Friday, 10 February 2012

CIA, MI-6, DGSE, Mossad — Tinkering with turmoil in #Syria

English: Brasilia - The president of the Syria...
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Brought to my attention by @CarlosLatuff
In an article earlier this week, National Post writer Peter Goodspeed described the fighting between Syrian armydefectors and those still loyal to President Bashar Al Assad, observing how “rebels resorted to guerilla tactics and staged ambushes and counterattacks before withdrawing.”
Nothing unusual in that you might think, but hang on a minute, I thought: Where did these defectors learn those guerilla tactics?
I am no expert on guerilla warfare, but it seems to me you need specialized training, or a lot of experience, to know how to pull off “staged ambushes” and “counterattacks” against tanks and armoured personnel carriers. As far as I understand, these defectors had until recently been ordinary members of the army they were now opposing. So where did they suddenly acquire their “guerilla warfare” skills?
As Erika Solomon recently reported, “The Free Syrian Army is a loose network of local units, made up of deserters from government ranks joined by armed volunteers and commanded, at least in principle, by defecting senior officers who have fled to Turkey.
“Ten months after the street demonstrations of the Arab Spring first challenged 42 years of Assad family rule, the FSA’s resources are still limited. Few of its own leaders – let alone international experts – give it much chance of quick victory without a dramatic change on the ground, such as a collapse of support among Assad’s still-loyal generals. Foreign intervention still seems remote.
“Yet the capture this month of a strategic mountain enclave by the Lebanese border, followed by heady days of defiance in the suburbs of the capital itself, has prompted heady talk among some FSA commanders of “liberating” territory, as the opponents of Libya’s Muammar Gaddafi did in the east of their country.”
So where did these “armed volunteers” and their absentee commanders suddenly acquire “guerilla warfare” skills? Indeed, from where and whom are they getting the money to keep fighting? (As Solomon notes: “Rebels told Reuters they were bringing in more funds and weapons through Lebanon from financiers they declined to name.”)
Not surprisingly, I quickly jumped to the conclusion: the American CIA, Britain’s MI-6, France’s External Documentation and Counter-Espionage Service (DGSE) and, who knows, Israel’s Mossad. And why not? Who else would have the wherewithal to provide such training or financing? Who else but the CIA and its purported allied intelligence agencies would be able to engage in such clandestine activities.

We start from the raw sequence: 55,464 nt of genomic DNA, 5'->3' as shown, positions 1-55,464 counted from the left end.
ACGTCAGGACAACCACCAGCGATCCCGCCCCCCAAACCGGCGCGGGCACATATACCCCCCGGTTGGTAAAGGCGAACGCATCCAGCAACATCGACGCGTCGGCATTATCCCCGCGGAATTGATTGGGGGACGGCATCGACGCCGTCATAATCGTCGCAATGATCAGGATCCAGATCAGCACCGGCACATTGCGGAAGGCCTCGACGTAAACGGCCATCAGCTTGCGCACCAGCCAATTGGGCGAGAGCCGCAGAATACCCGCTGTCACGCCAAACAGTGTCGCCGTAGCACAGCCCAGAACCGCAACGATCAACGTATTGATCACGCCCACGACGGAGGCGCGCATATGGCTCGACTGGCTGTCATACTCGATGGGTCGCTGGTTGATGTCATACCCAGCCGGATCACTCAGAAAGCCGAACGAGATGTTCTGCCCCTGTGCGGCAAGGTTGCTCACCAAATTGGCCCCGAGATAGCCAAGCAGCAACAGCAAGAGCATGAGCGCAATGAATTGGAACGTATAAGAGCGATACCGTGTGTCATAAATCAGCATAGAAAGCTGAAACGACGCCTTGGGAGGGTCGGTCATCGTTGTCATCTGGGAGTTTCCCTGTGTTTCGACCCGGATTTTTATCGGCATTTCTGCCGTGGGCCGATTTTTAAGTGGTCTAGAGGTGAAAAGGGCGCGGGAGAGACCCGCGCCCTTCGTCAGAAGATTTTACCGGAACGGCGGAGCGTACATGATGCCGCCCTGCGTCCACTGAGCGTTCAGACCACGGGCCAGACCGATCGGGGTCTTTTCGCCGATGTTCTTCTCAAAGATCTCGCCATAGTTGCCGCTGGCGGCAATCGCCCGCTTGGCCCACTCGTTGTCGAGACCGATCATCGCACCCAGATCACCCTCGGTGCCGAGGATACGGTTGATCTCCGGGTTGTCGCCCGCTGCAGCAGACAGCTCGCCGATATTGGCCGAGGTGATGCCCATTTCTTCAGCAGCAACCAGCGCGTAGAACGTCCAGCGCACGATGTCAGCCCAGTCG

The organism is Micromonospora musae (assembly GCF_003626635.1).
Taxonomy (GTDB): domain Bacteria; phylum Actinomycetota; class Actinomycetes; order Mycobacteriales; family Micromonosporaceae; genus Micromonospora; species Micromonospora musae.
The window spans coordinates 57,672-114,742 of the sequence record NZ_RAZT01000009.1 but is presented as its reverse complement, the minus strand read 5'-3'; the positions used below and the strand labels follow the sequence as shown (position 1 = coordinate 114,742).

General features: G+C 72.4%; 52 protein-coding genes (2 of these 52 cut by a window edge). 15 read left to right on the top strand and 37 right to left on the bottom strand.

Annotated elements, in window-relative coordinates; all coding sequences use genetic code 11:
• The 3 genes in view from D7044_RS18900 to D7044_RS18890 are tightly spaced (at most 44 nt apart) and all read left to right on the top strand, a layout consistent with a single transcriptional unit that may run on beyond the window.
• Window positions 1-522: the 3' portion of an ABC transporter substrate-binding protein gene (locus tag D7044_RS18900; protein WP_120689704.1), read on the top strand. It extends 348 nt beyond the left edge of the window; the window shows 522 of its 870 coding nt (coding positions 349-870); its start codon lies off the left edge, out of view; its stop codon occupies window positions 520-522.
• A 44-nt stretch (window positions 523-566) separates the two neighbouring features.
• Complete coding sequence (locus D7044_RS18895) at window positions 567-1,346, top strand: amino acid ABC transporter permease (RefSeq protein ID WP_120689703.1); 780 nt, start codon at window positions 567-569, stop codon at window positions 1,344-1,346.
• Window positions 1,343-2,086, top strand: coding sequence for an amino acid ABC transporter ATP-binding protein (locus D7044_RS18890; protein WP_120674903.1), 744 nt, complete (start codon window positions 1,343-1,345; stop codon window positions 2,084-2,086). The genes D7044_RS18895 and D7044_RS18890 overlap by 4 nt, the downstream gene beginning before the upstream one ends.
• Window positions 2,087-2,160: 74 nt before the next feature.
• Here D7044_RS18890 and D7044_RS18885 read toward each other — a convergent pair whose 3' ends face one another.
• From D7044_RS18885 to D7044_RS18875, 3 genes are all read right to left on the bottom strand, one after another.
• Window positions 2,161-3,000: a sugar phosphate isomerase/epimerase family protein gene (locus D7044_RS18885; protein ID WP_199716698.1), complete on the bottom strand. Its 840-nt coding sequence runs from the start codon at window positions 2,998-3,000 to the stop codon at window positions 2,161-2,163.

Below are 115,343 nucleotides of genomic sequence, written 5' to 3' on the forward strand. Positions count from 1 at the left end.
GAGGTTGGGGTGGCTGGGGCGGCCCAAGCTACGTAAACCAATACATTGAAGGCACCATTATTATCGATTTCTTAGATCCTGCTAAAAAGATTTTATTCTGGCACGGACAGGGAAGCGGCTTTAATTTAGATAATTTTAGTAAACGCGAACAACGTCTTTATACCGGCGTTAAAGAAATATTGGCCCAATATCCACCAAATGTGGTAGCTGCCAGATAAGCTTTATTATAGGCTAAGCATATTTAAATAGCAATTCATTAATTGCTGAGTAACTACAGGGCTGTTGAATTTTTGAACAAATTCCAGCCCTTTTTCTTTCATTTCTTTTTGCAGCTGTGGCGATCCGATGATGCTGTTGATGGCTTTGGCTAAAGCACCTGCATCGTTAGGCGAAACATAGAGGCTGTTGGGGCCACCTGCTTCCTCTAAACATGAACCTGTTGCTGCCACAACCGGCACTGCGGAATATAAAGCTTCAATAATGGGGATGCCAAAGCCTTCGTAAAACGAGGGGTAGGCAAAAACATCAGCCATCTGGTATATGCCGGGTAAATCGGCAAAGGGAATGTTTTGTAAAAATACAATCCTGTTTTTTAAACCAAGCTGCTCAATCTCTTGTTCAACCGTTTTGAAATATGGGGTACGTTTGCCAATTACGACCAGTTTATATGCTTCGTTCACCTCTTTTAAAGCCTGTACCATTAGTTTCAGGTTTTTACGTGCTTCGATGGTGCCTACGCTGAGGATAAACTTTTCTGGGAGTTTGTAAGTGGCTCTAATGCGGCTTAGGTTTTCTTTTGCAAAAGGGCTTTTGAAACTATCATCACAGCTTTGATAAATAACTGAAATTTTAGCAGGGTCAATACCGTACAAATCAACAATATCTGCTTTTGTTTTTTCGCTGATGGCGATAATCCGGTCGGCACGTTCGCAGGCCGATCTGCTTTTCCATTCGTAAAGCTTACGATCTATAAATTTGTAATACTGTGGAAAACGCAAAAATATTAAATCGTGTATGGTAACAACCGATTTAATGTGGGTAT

Last April, WikiLeaks cables revealed that the U.S. State Department has been secretly financing Syrian opposition groups and other opposition projects for at least five years. That aid continued going into the hands of the opposition even after the U.S. began its reengagement policy with Syria under President Barack Obama in 2009.
During the fighting in Libya last year that eventually topped Gadhafi’s regime, there were reports of bands of fighters apparently armed, equipped and supposedly controlled by Qatar’s intelligence agency operating at large. Qatar is a close ally to the United States.
Now there are reports of these and other fighters arriving on the Turkish border of Syria, where the “Free Syrian Army” has established itself and, with the aid of American, British and French Special Forces, begun to attack targets in Syria. Are these the “foreign saboteurs” Assad refers to when he tries to justify shelling his own citizens?
I am not the first to engage in such speculation, or to reach this conclusion. The Internet is chock-a-block with websites making similar claims.
However, unlike these sites – leftist, anti-American, anti-imperialist, etc. — which tend to get rather hysterical about western intelligence agencies protecting – and projecting — western interests, I’m all in favour of a CIA cabal bringing down another tyrant and asserting western hegemony. Besides, you can be damn sure that the Russians and the Iranians (and the Saudis, the Turks, and maybe even the Chinese) have intelligence operatives in Syria.
Iran’s theocratic dictators, in particular, cannot be happy at the possibility of Assad’s regime crumbling. They’ve been backing him for years, and last thing they want is their next-door neighbour going the way of Egypt and Tunisia. That would isolate the ayatollahs even more, and bring Arab Spring sentiments – along with the CIA — right to Iran’s borders. In short, Iran would be even more isolated.
Obviously, this is a dangerous game, and it can come back to bite you. In the 1980s, the CIA trained and funded the mujahidin in their fight against the Soviet occupation of Afghanistan. Twenty years later some of those same fighters, going under the name of Al Qaeda, launched terrorist attacks against the United States and, thereby, ignited the Islamist war against the West. That said, the CIA’s “interference” in Afghanistan was instrumental in helping bring down the Soviet Union and, thus, ending the 40-year Cold War.
But that only goes to show that in the realm of realpolitik, yesterday’s ally can be tomorrow’s enemy, and you have to face your enemies as they come.

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